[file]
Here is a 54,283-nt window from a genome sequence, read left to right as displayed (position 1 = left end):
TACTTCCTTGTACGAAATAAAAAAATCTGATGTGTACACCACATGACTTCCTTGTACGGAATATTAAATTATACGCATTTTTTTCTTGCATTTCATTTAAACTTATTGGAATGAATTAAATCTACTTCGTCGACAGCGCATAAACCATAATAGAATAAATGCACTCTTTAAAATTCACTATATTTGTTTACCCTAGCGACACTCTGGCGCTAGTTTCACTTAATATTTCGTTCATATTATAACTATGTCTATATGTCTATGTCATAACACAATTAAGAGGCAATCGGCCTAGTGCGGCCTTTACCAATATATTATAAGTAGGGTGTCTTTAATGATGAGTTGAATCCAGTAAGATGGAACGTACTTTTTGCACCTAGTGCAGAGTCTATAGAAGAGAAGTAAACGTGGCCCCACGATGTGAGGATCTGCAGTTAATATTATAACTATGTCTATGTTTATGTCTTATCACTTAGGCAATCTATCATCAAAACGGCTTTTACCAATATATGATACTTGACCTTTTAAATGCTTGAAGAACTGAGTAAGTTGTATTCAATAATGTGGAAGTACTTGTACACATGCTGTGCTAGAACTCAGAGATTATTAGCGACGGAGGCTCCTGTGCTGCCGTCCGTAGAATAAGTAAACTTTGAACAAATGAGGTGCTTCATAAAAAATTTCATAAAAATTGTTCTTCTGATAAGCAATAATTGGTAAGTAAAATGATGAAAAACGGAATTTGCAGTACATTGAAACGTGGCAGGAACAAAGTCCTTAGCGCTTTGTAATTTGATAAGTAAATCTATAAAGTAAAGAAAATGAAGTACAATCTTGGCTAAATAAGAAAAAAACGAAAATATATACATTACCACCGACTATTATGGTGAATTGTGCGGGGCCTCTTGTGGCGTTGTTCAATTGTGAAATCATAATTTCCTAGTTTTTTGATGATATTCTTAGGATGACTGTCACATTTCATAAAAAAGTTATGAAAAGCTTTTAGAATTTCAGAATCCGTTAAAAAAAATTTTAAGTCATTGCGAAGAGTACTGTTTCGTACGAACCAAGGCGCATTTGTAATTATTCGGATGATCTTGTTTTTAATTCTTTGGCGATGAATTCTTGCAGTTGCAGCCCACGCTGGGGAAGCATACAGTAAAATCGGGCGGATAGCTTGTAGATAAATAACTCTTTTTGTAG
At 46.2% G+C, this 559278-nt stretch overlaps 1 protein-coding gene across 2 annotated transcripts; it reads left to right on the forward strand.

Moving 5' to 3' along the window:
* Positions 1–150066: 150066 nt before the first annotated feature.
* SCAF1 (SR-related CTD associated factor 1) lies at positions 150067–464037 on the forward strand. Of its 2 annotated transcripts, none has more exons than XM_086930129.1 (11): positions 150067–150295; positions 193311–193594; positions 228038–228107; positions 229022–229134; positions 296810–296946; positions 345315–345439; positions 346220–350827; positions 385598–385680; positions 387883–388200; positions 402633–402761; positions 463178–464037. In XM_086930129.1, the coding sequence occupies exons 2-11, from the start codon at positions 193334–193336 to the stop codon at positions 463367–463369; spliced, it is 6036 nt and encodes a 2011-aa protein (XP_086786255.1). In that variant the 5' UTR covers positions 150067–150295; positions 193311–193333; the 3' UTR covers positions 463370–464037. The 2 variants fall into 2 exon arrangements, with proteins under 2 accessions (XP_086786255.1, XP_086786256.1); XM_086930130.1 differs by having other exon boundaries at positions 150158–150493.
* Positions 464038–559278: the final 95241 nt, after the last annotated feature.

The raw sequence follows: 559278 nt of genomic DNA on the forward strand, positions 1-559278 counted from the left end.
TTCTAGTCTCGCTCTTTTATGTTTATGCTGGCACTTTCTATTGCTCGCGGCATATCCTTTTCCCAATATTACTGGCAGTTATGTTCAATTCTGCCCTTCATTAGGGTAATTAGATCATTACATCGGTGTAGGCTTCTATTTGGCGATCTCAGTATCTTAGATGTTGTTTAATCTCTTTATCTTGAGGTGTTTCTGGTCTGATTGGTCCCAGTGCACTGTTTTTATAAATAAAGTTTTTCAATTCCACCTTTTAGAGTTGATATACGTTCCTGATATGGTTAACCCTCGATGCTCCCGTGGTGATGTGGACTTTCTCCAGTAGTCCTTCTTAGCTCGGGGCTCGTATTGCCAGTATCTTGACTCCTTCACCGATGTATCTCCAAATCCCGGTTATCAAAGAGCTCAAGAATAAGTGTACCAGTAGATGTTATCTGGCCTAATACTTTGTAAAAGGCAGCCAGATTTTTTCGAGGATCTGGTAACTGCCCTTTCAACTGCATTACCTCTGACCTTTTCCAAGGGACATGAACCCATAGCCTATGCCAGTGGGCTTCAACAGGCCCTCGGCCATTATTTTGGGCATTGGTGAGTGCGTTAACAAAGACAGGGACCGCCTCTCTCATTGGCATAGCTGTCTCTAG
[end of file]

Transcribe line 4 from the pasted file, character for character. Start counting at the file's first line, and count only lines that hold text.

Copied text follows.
Moving 5' to 3' along the window: